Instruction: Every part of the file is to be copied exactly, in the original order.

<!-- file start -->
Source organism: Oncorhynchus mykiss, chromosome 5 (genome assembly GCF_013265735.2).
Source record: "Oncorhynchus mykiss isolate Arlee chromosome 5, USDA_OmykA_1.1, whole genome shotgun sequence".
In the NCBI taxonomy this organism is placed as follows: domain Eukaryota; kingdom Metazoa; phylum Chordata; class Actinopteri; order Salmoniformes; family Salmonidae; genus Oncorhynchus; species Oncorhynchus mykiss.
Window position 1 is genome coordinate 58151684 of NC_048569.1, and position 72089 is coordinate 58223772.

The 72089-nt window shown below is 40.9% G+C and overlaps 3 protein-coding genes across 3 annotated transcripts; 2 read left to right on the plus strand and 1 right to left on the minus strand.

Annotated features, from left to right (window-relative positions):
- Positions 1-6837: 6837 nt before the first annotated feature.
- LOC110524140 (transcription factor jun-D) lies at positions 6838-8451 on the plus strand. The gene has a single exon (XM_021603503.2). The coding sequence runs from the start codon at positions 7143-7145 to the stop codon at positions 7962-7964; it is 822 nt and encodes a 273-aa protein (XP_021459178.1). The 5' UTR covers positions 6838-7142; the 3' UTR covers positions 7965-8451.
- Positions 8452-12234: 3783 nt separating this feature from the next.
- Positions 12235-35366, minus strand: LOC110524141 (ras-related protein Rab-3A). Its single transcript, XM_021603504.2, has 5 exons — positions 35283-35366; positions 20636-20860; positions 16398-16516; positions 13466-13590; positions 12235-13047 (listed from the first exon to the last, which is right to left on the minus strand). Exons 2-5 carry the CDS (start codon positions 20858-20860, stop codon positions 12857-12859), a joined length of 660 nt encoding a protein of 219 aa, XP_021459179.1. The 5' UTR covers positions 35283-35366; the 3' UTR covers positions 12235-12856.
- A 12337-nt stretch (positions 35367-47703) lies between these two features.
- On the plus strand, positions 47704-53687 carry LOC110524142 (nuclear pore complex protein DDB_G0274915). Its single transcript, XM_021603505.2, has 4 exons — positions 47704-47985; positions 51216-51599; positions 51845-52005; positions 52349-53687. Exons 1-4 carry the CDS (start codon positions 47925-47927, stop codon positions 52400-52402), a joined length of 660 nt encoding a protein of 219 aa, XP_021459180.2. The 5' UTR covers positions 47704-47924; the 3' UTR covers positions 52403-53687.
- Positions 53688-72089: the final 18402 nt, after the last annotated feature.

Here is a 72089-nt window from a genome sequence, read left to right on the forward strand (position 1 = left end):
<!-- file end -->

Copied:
Source organism: Oncorhynchus mykiss, chromosome 5 (genome assembly GCF_013265735.2).
Source record: "Oncorhynchus mykiss isolate Arlee chromosome 5, USDA_OmykA_1.1, whole genome shotgun sequence".
In the NCBI taxonomy this organism is placed as follows: domain Eukaryota; kingdom Metazoa; phylum Chordata; class Actinopteri; order Salmoniformes; family Salmonidae; genus Oncorhynchus; species Oncorhynchus mykiss.
Window position 1 is genome coordinate 58151684 of NC_048569.1, and position 72089 is coordinate 58223772.

The 72089-nt window shown below is 40.9% G+C and overlaps 3 protein-coding genes across 3 annotated transcripts; 2 read left to right on the plus strand and 1 right to left on the minus strand.

Annotated features, from left to right (window-relative positions):
- Positions 1-6837: 6837 nt before the first annotated feature.
- LOC110524140 (transcription factor jun-D) lies at positions 6838-8451 on the plus strand. The gene has a single exon (XM_021603503.2). The coding sequence runs from the start codon at positions 7143-7145 to the stop codon at positions 7962-7964; it is 822 nt and encodes a 273-aa protein (XP_021459178.1). The 5' UTR covers positions 6838-7142; the 3' UTR covers positions 7965-8451.
- Positions 8452-12234: 3783 nt separating this feature from the next.
- Positions 12235-35366, minus strand: LOC110524141 (ras-related protein Rab-3A). Its single transcript, XM_021603504.2, has 5 exons — positions 35283-35366; positions 20636-20860; positions 16398-16516; positions 13466-13590; positions 12235-13047 (listed from the first exon to the last, which is right to left on the minus strand). Exons 2-5 carry the CDS (start codon positions 20858-20860, stop codon positions 12857-12859), a joined length of 660 nt encoding a protein of 219 aa, XP_021459179.1. The 5' UTR covers positions 35283-35366; the 3' UTR covers positions 12235-12856.
- A 12337-nt stretch (positions 35367-47703) lies between these two features.
- On the plus strand, positions 47704-53687 carry LOC110524142 (nuclear pore complex protein DDB_G0274915). Its single transcript, XM_021603505.2, has 4 exons — positions 47704-47985; positions 51216-51599; positions 51845-52005; positions 52349-53687. Exons 1-4 carry the CDS (start codon positions 47925-47927, stop codon positions 52400-52402), a joined length of 660 nt encoding a protein of 219 aa, XP_021459180.2. The 5' UTR covers positions 47704-47924; the 3' UTR covers positions 52403-53687.
- Positions 53688-72089: the final 18402 nt, after the last annotated feature.

Here is a 72089-nt window from a genome sequence, read left to right on the forward strand (position 1 = left end):